OK. I'll let the NP do my prostatectomy tomorrow morning maybe my patients won't mind. Would you?
Joe is right about AMA not controlling # of students. The choke point in the system is # of residency spots. This is tightly controlled but not by AMA.

Posted by: Joel | Apr 19, 2006 8:50:00 PM

. Physician services accounted for 22.7 percent of total U.S. health spending in 1999 . . . In 1996, the most recent year for which data are available for multiple countries, the average U.S. physician income was $199,000.

I don't know and don't have time to check it out, but these numbers don't ring true. Several folks have cited numbers from the Labor Dept and US census that put physician compensation about 35% lower than the above figure. And from my "real-world" experience, it would seem that the MD compensation is a pittance compared to hospital and other facility charges, pharmaceuticals, and medical devices. I mean, when our hospital is building $400 million in facilities, which doesn't even address the operating costs, and the sum total annual compensation of the ER docs for a 100,000 visit ER is $14 million, I am skeptical. I know, I know, anecdotes are not data, but it doesn't ring true.

Ezra, do you have corroborating data sources?

Posted by: shadowfax | Apr 19, 2006 9:12:19 PM

How do physician work weeks compare between countries? I would suspect that U.S. physicians are working more hours for their higher total incomes. Malpractice insurance pricing is not lower for part-time physicians in the U.S. and part time jobs are not easy to come by. A forty hour work week is considered part-time by American docs.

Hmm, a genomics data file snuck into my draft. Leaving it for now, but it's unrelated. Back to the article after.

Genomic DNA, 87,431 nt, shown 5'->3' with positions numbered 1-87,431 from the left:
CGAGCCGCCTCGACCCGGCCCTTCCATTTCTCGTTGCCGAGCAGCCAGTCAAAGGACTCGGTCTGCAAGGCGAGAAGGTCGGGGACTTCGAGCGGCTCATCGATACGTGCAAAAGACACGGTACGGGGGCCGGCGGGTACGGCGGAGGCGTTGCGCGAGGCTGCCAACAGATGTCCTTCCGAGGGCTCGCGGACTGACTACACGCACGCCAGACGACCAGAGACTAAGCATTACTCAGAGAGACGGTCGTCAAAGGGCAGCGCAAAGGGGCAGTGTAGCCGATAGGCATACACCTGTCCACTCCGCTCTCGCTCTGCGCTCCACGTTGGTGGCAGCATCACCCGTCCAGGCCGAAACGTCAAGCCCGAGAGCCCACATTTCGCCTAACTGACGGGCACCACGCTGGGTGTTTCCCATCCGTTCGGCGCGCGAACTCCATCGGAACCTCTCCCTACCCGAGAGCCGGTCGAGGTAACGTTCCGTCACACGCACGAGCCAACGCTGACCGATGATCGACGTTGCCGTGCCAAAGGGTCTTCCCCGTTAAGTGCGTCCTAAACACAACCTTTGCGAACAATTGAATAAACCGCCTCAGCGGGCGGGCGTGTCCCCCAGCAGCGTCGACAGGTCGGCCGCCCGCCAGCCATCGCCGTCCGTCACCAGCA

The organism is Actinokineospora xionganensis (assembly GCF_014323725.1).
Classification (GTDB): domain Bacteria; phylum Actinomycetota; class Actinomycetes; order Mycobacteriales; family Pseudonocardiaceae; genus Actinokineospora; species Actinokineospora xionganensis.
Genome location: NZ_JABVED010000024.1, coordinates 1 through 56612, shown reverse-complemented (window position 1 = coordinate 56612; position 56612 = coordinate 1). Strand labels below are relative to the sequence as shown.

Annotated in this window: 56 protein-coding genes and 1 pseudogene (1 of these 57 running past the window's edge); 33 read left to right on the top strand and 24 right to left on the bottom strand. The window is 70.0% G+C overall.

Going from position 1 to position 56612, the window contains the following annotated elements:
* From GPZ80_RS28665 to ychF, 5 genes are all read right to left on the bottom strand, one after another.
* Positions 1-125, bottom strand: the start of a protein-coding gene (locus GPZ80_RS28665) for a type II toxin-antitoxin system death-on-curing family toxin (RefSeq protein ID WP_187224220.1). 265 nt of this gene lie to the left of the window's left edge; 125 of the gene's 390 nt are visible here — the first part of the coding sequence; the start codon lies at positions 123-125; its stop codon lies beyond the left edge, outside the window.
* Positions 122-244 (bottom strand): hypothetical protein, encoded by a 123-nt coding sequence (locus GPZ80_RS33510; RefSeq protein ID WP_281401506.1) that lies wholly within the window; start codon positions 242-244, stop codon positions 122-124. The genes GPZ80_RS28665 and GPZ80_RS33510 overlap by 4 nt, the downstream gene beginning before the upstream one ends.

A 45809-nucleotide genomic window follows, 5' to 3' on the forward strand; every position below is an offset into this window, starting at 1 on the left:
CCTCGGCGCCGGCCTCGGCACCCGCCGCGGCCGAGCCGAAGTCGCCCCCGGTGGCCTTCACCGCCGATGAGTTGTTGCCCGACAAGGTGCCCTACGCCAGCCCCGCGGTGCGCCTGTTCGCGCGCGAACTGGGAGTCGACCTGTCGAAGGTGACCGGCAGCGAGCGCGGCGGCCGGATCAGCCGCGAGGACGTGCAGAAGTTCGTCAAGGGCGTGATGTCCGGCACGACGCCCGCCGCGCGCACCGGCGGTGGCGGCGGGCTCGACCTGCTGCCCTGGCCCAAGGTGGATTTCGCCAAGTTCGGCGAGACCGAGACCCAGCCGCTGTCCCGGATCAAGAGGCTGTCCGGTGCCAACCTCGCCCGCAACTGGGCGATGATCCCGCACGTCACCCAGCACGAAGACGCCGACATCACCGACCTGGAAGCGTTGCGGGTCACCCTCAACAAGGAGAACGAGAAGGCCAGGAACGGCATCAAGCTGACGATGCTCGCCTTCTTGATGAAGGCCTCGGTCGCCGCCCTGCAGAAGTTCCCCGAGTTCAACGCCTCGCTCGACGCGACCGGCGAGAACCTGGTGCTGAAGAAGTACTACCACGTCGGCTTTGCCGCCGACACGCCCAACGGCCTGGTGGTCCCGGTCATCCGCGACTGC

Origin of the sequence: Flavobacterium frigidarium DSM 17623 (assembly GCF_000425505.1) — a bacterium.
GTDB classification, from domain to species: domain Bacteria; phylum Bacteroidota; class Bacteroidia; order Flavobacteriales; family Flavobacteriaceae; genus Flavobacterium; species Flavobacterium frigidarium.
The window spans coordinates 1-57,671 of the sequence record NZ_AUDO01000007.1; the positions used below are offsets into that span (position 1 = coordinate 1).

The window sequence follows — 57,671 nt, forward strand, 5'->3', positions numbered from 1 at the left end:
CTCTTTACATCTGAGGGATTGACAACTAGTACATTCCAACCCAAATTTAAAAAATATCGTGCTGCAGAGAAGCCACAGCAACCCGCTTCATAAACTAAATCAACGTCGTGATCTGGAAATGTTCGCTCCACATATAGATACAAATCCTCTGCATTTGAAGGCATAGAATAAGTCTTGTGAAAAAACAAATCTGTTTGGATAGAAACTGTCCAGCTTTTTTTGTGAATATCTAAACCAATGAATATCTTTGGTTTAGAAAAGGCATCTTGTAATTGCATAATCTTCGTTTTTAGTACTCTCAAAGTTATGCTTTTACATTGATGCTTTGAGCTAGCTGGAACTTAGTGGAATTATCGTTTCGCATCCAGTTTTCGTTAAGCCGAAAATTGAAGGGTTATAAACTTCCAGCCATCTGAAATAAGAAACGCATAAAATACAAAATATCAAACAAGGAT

Posted by: J Bean | Apr 19, 2006 9:36:35 PM


If you "open the floodgates" and have lots more NP's. You'll end up having fewer docs. If my salary were cut in half, I'd get another job. I work too many crazy hours, (and no that would not be reduced by NP's as they don't deliver, and CNM's don't operate), and loose too much sleep in my profession.

I love my job; I love delivering babies; I hate the hours, I hate that it takes me away from my family more than I like; I hate the paperwork and I hate the worry that one small error will end up killing someone (Yeah they don't have to be big ones). It's also not alot of fun when your patient tries to bled to death on you because their uterus won't contract down after having a baby (that's not an error, that's a bad outcome)..... and don't get me started about the malpractice worries.

Sooooo if you cut my hours in half then half pay might be ok. Don't know who be delivering the rest of the time though...

Posted by: storkdoc | Apr 19, 2006 9:42:13 PM

Sigh -- real quick. The AMA doesn't control medical schools, but they lobbied, 70 or so years ago, for the current system that ensures all doctors are massively credentialed and need to go through a torture test with numerous points for blockage.

As for NPs, they shouldn't have to be nurses first. What I would like to have, basically, are GP's, who are more lightly trained than surgeons and so forth. I don't want them removing prostates, but they're more than capable of seeing a child with a cold. In many cases, they already do. We should work to increase that.

Posted by: Ezra | Apr 19, 2006 10:39:57 PM

I'm not fan of the AMA but what would you propose instead of requiring doctors to be "massively credentialed?" Just kind of credentialed?

I'm a surgical intern, so I know this "torture test" firsthand, but I wouldn't want anyone operating on me who hadn't gone through 5 years of surgical training.

Posted by: dr. glasses | Apr 19, 2006 11:44:06 PM

Ah, nevermind the whole "what to you propose" question...reading comprehension was never my strong suit.

I think everyone agrees that more GPs would be a good thing, and their training is already on the lighter side - 3 years of residency after med school compared to 5 years (minimum) for a surgeon. How would you lighten it up? Shave a year off med school? Shorten residency?

Posted by: dr. glasses | Apr 19, 2006 11:50:19 PM